New Human Embryo Models Spark Needless Controversy

New Human Embryo Models Spark Needless Controversy

The world has now learned of a surprising scientific advance: so-called “synthetic embryos.” Their arrival promises to reveal to medicine previously hidden glimpses into problems of early pregnancy. And despite echoing old moral concerns about embryonic research, these new lab-made creations differ in essential, telling ways from real human embryos.

Unveiled at an international stem cell conference in June, “synthetic” may be too strong a word for these biological models made entirely from real human stem cells. When put together in a dish, and given a few chemical nudges to get them started, stem cells can organize themselves into tiny dynamic structures that resemble, to varying degrees, natural human embryos at the earliest stages of development, remarkably all without the need for sperm or eggs.

That sounds significant enough to revive fears of human cloning, or unethical experiments on embryos. But it’s time to take a deep breath and take stock of the realities. An up-to-date understanding of policy and biology will help us shrug off these anxiety-provoking scenarios.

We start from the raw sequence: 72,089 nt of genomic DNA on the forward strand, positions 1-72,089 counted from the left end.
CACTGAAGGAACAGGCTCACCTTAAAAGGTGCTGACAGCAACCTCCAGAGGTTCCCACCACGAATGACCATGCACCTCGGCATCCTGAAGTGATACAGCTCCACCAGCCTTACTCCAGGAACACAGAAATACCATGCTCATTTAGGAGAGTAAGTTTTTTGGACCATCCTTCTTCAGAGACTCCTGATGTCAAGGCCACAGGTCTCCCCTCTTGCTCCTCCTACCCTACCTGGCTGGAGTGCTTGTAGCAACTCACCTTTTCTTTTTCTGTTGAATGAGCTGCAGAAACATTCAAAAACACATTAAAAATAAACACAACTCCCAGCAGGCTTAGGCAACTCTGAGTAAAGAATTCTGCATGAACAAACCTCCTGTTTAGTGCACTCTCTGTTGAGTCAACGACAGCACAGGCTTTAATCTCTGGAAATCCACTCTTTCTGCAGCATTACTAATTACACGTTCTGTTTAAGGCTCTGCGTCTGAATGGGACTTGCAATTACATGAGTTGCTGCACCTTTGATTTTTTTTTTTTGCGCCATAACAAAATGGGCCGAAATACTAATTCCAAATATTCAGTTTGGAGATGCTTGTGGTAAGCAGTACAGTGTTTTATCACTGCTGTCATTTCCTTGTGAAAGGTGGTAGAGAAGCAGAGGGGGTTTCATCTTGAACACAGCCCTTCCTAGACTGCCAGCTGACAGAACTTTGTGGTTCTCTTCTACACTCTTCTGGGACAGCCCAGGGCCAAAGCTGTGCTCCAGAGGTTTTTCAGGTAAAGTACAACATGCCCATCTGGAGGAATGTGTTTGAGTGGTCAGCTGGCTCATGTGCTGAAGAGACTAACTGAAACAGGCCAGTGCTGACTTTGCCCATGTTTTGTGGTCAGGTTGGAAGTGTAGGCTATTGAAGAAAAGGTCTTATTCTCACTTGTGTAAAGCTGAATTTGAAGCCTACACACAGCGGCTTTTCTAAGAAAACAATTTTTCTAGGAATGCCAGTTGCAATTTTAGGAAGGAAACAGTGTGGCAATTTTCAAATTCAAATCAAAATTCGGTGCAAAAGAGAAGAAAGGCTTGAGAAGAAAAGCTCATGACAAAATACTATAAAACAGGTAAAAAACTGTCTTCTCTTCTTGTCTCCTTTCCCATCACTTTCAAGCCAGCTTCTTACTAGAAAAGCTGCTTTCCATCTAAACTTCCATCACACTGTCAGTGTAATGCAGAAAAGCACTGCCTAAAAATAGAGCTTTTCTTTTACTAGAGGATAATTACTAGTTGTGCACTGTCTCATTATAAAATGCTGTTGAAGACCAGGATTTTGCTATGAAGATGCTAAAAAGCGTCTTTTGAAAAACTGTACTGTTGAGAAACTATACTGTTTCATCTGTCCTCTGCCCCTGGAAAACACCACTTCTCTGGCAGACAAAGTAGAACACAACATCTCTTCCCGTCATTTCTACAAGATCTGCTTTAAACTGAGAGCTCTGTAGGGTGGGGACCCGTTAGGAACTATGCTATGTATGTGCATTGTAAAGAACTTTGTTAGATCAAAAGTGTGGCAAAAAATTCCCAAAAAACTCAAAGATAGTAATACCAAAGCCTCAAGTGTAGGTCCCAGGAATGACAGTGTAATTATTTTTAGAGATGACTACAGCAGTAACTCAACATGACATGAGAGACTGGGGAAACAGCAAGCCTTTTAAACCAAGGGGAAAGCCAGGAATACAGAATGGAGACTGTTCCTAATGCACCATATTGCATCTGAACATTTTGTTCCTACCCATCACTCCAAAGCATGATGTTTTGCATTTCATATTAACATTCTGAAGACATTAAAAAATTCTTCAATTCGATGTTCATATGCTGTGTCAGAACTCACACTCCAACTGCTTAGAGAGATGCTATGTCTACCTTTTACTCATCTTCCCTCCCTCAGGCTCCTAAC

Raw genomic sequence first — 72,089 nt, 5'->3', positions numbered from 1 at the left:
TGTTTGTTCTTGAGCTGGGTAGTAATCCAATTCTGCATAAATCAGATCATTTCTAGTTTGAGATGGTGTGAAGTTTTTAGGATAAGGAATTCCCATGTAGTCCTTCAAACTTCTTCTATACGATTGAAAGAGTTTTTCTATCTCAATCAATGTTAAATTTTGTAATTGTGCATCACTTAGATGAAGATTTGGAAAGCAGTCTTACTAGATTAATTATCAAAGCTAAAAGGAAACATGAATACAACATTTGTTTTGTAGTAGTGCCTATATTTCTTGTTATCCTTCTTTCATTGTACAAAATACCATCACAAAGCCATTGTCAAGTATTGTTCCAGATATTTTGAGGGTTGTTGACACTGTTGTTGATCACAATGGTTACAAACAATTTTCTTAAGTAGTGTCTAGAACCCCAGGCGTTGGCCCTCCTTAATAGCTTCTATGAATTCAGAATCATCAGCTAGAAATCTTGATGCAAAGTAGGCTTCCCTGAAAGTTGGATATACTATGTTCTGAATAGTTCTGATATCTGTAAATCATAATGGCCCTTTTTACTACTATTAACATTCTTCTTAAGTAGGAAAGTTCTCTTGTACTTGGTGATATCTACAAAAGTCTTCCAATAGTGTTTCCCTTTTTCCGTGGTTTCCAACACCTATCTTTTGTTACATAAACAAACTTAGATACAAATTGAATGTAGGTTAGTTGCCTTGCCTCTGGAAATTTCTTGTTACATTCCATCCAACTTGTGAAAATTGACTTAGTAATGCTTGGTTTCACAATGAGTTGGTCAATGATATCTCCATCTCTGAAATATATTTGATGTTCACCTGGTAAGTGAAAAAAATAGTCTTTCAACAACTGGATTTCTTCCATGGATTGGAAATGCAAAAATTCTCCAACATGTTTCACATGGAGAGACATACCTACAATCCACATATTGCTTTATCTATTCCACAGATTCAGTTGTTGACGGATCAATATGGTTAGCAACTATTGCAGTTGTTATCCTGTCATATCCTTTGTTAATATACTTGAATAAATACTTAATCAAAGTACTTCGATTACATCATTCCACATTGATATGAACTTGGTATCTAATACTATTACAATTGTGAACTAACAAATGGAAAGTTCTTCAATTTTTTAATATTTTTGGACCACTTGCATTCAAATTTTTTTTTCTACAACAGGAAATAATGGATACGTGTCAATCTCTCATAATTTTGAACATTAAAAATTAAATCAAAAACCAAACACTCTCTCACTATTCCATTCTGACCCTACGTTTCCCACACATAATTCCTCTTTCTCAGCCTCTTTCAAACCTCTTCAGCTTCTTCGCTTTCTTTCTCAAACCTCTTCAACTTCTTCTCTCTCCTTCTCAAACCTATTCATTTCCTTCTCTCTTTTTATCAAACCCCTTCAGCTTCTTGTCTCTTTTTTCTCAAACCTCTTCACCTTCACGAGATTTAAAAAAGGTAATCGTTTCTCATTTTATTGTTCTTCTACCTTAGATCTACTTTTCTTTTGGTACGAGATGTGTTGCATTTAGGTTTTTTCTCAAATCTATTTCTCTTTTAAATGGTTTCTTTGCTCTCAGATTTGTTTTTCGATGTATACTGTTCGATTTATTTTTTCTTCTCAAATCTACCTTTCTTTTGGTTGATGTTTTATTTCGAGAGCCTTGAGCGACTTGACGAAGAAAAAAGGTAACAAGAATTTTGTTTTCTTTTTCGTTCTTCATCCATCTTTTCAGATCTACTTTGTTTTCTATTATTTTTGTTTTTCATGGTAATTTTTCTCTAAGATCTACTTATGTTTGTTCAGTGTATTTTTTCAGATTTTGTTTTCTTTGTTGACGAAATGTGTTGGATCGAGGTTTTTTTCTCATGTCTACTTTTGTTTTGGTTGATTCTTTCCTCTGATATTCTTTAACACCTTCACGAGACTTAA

While “artificial” in the sense that they are of bioengineered origin, stem-cell-generated embryo models could reveal important real-world truths about both assisted and unassisted reproduction, pregnancy failures and the causes of many developmental disorders. They offer a new model system for researchers to probe the mysteries of human development corresponding to when embryos become embedded in the uterus. This brief period of time, from six to 28 days post fertilization, is referred to as the “black box” of human development. Scientists and physicians know precious little of what happens during this crucial time after the embryo implants in the womb and goes from a clump of cells to its initial elongated shape. This is when many pregnancies fail and many developmental disorders are thought to arise. Unlocking this black box could lead to better infertility treatments and understanding of how certain birth defects originate.